“The whole purpose of education is to turn mirrors into windows.” ~ Sydney J. Harris
One of my August “before school started rituals” when I was a teenager was to buy Seventeen magazine and check out the fashions in order to get ready for another school year. There was a period in my long and sometimes not illustrious academic life when academics took a seat behind other important things—like clothes, boys, and friends. While Sydney Harris is undeniably right when he states that the purpose of education is to turn mirrors into windows, if I were totally honest, there was a time (long ago and far away) when I was more interested in mirrors than windows.
Out of curiosity, last fall I picked up the September 2011 issue of Seventeen magazine to see if any of the things that were once important to me stirred memories. Well, lo and behold—some of the fashions were very similar to those of the early ‘70’s and late ‘60’s (I was a “young” teenager in the late ’60’s—what, am I on truth serum?). Short skirts, plaid dresses, platform shoes, and hints on just how that crazy opposite sex thinks were all provided in the still glossy magazine that used to be my Bible. Just like the old days. Only in the old days I believed the hints about boys. Today I am wiser. There is no figuring out boys. I know this as I have been married for 30 years, and have yet to figure out the “boy” I married, or the boys who are my sons.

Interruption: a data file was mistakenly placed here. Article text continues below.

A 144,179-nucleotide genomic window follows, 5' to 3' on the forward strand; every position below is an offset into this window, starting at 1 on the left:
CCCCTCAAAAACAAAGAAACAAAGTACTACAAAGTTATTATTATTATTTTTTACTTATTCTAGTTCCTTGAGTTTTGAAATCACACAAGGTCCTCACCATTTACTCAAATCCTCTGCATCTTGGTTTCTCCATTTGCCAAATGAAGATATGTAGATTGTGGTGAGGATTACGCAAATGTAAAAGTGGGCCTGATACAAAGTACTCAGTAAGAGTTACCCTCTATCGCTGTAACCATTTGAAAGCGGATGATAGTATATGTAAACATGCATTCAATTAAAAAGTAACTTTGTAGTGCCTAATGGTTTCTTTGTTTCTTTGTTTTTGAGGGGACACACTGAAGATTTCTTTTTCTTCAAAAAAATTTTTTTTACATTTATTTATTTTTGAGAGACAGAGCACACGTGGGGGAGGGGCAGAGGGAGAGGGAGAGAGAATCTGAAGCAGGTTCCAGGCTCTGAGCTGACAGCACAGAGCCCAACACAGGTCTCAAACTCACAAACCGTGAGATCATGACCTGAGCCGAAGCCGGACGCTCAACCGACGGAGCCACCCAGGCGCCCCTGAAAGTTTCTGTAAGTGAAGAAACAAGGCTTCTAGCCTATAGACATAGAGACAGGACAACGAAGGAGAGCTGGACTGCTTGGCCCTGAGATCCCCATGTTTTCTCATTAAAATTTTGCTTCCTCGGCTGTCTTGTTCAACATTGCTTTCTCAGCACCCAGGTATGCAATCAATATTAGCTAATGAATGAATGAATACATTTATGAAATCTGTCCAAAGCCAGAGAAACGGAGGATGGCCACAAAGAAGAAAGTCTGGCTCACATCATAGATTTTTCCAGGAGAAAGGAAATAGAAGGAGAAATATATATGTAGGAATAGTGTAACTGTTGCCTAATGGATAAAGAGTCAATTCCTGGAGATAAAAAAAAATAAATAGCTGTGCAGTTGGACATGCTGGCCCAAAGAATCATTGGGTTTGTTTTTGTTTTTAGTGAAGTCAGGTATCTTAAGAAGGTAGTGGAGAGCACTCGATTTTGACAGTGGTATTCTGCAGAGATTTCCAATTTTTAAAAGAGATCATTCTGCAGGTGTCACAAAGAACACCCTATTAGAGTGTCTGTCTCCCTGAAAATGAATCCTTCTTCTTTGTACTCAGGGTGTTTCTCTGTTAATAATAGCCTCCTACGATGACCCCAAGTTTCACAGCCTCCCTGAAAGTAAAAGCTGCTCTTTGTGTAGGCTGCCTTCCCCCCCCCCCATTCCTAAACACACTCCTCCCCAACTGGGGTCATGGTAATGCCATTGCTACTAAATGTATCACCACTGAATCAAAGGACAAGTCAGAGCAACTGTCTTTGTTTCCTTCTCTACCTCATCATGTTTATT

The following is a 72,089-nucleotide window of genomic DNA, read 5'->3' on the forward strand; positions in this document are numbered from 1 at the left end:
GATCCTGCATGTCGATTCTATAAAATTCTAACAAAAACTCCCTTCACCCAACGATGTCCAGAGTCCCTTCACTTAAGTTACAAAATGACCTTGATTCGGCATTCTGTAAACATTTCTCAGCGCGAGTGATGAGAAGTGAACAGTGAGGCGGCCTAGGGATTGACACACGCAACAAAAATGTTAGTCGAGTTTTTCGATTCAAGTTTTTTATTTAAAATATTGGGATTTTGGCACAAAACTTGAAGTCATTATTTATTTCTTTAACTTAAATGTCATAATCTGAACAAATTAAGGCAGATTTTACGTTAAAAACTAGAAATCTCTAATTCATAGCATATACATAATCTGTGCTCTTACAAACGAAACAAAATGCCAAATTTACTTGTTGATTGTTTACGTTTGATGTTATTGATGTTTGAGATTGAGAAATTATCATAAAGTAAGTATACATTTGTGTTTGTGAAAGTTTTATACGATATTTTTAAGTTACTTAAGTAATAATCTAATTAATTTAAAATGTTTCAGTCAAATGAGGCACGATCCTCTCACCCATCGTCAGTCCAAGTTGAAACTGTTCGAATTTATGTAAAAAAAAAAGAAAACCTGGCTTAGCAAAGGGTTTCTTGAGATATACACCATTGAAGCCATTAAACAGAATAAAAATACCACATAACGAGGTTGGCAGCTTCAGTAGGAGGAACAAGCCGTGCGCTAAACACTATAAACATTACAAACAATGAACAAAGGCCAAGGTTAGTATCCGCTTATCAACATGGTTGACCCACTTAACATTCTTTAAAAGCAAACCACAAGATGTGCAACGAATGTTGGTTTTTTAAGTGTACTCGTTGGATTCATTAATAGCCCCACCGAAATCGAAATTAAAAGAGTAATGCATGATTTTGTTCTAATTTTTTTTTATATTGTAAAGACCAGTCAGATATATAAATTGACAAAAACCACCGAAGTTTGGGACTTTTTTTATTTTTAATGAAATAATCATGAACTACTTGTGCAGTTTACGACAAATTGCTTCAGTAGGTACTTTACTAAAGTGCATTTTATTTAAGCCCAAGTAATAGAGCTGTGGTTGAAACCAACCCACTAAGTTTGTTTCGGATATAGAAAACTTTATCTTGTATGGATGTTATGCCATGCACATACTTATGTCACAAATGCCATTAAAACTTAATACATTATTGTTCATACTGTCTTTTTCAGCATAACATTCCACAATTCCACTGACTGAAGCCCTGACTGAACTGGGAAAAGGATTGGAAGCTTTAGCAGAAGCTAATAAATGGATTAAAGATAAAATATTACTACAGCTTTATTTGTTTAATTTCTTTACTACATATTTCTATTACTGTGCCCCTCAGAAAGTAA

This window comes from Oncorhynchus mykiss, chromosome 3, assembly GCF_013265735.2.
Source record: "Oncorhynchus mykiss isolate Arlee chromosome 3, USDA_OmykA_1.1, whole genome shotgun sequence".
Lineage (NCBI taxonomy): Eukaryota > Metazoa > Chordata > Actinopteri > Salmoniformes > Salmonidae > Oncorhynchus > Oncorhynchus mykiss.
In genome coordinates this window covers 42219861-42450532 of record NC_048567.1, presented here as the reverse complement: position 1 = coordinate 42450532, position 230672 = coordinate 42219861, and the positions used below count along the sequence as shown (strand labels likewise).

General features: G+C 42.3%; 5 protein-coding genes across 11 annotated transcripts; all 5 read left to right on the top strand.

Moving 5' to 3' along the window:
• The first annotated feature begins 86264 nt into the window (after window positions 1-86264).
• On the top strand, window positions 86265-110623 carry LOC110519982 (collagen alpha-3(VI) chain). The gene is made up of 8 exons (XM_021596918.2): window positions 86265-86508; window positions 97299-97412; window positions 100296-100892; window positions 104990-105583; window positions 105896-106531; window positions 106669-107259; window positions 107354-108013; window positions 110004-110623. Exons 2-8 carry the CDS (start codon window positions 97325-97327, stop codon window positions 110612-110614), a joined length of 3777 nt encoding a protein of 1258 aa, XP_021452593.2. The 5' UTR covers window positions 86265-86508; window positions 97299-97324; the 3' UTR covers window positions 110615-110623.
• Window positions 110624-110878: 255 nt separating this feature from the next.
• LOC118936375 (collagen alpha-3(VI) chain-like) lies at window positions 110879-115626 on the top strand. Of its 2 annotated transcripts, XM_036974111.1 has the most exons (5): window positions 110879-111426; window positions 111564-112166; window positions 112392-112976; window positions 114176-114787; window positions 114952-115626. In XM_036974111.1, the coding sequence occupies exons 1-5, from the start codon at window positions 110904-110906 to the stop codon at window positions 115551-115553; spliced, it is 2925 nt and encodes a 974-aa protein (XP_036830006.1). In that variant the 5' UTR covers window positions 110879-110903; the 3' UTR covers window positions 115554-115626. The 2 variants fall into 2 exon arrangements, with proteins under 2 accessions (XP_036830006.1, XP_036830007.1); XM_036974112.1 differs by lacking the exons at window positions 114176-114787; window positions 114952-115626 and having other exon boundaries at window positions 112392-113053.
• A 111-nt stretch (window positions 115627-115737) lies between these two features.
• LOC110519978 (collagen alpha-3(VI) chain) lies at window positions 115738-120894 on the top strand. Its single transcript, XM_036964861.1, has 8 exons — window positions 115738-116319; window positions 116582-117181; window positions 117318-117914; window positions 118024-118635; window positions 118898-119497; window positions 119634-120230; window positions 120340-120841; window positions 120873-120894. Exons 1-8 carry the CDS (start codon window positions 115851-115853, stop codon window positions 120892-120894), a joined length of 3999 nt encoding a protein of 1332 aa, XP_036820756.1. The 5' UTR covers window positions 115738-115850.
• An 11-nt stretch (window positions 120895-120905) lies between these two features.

I often wonder what boys do to gear up for another year at school. I never noticed my sons really “getting ready” for another school year—they just treated it more with resignation that summer was over and it was time to get back to school and sports and computers and friends. Sure they got new clothes, but mostly because their mother bought them. My youngest son who is in college says that all he needs to start his September semester is new jeans and running shoes. Much simpler than my needs for back to school when I was in university!
The walk down memory lane with Seventeen magazine jogged remembrances of the fresh start each September provided—and to this day September is really the start of my new year. But today, I am more appreciative of turning “mirrors into windows” than I was decades ago.